# reference request: visualizing ideal structures in CRing

In a basic algebra course last year, I learned some of how rings are taxonomized by properties such as "all the elements have unique factorization", or "all the ideals are principal ideals".

Studying ideals is still confusing for me because I want to visualize them as a poset structure (eg page (???) of Enumerative Combinatorics vol. 1 by Stanley), but I don't trust that my default visualization is general enough to meet all of the cases of ideal structures in CRing.

Even basic questions (like the corollaries on p. 417 of Lang, or the propositions on p. 5 of Atiyah MacDonald) leave me feeling tungtied... I can read these proofs for long enough that I can convince myself I know why they must be true, but whenever I see the problem again, I don't see right away how it can be proved.

Part of my question is for reading references that will help me feel more confident that I am not making any unspecified assumptions when I try to visualize ideal structure... spacially, graphically, topologically, or whatever.

For example: is a poset structure that comes from CRing by way inclusion ordering on a set of ideals always a connected planar graph? The answer seems to be, obviously yes; I'm looking for a text that treats this a a basic first example and then goes on from there.

Since the divisibility ordering of Z gives me my go-to visualization for the ideal structures that can come from CRing, there might be interesting (to me) examples that come from applying extremal graph theory (as Diestel puts it on p. 173 "how global parameters of a graph, such as its edge density or chromatic number, can influence its local substructures.") to synthesize elements of CRing.

The other part of my question is: Where might I find examples of such constructions? Or is a course in basic ring theory pretty much all about showing that we don't have to think about graphs like that when we are working in the category of rings?

Edit: Browsing around for similar reference requests I find this question:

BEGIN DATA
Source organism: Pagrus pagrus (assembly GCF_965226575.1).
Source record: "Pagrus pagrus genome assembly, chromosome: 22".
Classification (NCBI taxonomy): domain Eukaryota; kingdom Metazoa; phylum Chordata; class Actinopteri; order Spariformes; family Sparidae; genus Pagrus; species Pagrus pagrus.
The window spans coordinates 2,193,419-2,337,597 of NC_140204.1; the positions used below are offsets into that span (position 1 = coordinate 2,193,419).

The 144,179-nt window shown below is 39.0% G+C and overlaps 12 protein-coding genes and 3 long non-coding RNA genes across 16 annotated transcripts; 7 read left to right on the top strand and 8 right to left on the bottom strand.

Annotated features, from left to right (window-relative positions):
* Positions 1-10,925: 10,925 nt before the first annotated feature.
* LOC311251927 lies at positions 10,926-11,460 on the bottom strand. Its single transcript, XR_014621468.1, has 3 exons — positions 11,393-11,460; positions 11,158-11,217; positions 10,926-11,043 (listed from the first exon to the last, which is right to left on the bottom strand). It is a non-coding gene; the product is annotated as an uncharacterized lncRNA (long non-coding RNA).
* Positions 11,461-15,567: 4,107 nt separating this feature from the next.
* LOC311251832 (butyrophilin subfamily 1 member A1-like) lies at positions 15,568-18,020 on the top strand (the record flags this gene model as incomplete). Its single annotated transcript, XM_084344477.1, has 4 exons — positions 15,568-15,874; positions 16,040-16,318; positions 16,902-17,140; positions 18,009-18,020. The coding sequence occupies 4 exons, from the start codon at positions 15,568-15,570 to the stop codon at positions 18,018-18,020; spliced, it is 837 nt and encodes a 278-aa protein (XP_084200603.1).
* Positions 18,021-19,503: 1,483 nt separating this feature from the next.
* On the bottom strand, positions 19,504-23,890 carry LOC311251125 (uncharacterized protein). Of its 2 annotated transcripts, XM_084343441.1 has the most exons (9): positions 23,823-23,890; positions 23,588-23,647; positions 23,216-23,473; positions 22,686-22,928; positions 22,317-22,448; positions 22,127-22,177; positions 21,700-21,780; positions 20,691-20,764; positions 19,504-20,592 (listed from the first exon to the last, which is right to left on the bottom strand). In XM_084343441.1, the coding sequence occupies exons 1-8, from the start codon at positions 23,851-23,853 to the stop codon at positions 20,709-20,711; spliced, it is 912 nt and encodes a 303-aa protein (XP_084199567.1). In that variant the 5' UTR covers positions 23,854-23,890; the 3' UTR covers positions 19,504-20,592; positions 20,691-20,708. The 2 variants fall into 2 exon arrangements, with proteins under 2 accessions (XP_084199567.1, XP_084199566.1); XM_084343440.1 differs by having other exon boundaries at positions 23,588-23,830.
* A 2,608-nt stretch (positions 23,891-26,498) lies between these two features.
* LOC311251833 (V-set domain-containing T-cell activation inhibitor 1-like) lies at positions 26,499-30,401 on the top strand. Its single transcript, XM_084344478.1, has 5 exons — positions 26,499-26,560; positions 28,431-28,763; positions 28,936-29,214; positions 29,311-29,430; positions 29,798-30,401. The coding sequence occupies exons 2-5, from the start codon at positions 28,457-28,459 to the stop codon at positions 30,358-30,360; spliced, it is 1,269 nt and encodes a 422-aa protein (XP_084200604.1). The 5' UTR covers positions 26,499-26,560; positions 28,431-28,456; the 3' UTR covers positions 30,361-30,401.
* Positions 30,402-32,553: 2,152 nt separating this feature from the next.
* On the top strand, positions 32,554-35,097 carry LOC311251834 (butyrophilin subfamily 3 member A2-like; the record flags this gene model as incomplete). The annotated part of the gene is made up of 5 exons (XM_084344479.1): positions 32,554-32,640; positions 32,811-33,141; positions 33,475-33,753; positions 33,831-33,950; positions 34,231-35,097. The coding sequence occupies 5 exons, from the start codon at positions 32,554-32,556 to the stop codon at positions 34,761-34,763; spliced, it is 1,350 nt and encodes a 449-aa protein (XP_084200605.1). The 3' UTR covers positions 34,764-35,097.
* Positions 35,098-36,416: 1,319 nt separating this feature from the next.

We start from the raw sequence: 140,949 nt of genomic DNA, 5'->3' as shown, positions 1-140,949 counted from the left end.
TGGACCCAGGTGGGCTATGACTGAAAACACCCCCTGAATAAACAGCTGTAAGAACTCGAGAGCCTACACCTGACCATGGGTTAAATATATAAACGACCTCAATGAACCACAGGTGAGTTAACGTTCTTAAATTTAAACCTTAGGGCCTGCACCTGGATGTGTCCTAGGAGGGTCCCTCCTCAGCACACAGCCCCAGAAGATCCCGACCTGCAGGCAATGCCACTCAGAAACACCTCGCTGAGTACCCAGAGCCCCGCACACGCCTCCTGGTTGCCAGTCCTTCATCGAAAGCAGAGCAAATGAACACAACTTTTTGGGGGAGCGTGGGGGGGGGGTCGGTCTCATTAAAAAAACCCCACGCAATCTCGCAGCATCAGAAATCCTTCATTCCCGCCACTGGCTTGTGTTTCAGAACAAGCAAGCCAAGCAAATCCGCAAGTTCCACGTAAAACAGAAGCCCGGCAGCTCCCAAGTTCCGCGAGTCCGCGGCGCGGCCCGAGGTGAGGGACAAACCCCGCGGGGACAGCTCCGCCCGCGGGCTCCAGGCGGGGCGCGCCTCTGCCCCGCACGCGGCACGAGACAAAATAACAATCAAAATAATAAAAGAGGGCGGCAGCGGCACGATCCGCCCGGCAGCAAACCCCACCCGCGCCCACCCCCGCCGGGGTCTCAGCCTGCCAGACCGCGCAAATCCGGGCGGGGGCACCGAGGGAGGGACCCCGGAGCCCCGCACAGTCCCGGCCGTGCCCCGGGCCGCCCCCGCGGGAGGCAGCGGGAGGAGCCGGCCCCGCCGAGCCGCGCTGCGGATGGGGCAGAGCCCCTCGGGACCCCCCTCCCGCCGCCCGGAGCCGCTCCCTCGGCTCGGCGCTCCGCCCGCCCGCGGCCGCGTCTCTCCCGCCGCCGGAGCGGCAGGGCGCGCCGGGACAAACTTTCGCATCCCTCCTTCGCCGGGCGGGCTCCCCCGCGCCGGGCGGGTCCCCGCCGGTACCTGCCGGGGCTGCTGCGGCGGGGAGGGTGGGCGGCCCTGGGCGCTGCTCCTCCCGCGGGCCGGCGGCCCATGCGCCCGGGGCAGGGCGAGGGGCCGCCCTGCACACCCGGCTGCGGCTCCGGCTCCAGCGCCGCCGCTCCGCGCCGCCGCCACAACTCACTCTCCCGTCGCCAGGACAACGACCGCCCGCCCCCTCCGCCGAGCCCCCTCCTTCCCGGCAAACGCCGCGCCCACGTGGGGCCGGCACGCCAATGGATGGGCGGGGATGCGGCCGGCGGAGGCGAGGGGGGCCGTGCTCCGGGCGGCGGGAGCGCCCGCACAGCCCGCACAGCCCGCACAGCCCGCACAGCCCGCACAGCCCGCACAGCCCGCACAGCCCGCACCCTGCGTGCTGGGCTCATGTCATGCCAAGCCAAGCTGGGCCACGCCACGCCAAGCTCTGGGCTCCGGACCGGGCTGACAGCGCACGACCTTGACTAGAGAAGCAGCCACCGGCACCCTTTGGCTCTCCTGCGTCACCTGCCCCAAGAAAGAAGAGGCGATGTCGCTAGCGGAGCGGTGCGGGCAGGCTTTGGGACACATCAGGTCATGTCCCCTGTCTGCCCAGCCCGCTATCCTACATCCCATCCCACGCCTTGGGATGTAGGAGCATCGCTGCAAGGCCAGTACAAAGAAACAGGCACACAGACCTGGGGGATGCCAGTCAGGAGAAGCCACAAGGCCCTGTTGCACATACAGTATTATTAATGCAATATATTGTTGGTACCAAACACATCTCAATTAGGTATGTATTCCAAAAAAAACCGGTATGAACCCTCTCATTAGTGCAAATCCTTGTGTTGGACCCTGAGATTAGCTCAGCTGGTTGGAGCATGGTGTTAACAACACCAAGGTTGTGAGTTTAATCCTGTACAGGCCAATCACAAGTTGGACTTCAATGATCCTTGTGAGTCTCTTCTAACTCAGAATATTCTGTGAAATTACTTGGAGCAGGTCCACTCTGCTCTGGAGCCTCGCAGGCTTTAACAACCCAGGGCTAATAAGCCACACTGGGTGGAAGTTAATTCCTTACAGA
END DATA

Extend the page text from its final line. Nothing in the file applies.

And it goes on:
Why are modular lattices important?

From the comments, we get a survey article titled "The Many Lives of Lattice Theory" written by Rota and published in Notices of the AMS in 1997.

Rota writes:

We intuitively feel that there is a geometry, projective, algebraic, or whatever, whose statements hold independently of the choice of a base field. Desargues’s theorem is the simplest theorem of such a “universal” geometry. A new class of commutative rings remains to be discovered that will be completely determined by their lattice of ideals.

Maybe the question should just be: "has this panned out at all?"

• Why do you think the graph is always planar? It seems very easy to get a $K_5$ in there, just from any chain of five ideals one contained in the next. – Kevin Carlson Jan 25 at 0:32
• @KevinCarlson This kind of goes to my question. My default visualization of ideal structure is as a distributive lattice like the one that can be derived form the ring Z by looking at greatest common divisors. It's possible that this is not planar either... I just assume that it is based on my memory of diagrams I have seen. I'm asking for texts that deal explicitly with this type of graph theory question in the context of graphs that are defined in terms of objects from CRing (obvs. many ways to do this. We have two already.) – jessup Jan 25 at 2:12
• I think the question of what the lattices of ideals of commutative rings looks like is intractable except that they are all modular lattices. It is also not a very useful tool when learning about commutative rings. You should just consider going out and gathering a large set of commutative examples and getting familiar with their ideals just as practice. – rschwieb Jan 25 at 3:06
• @rschwieb Thank you for point out the terminology "modular lattice". I started looking in to that and edited the question accordingly. – jessup Jan 25 at 4:35
• @user637706 There are tons of ring properties defined by conditions on their lattice of ideals. However, I don't think that means the ideal lattice "completely determines them." An easy example are uniserial rings (ones whose lattice is linearly ordered.) It's easy to construct two uniserial rings with isomorphic ideal lattices, and yet they are far from isomorphic. Even the Artinian and Noetherian conditions are poset conditions. Another one is the notion of a "distributive ring". – rschwieb Jan 25 at 14:23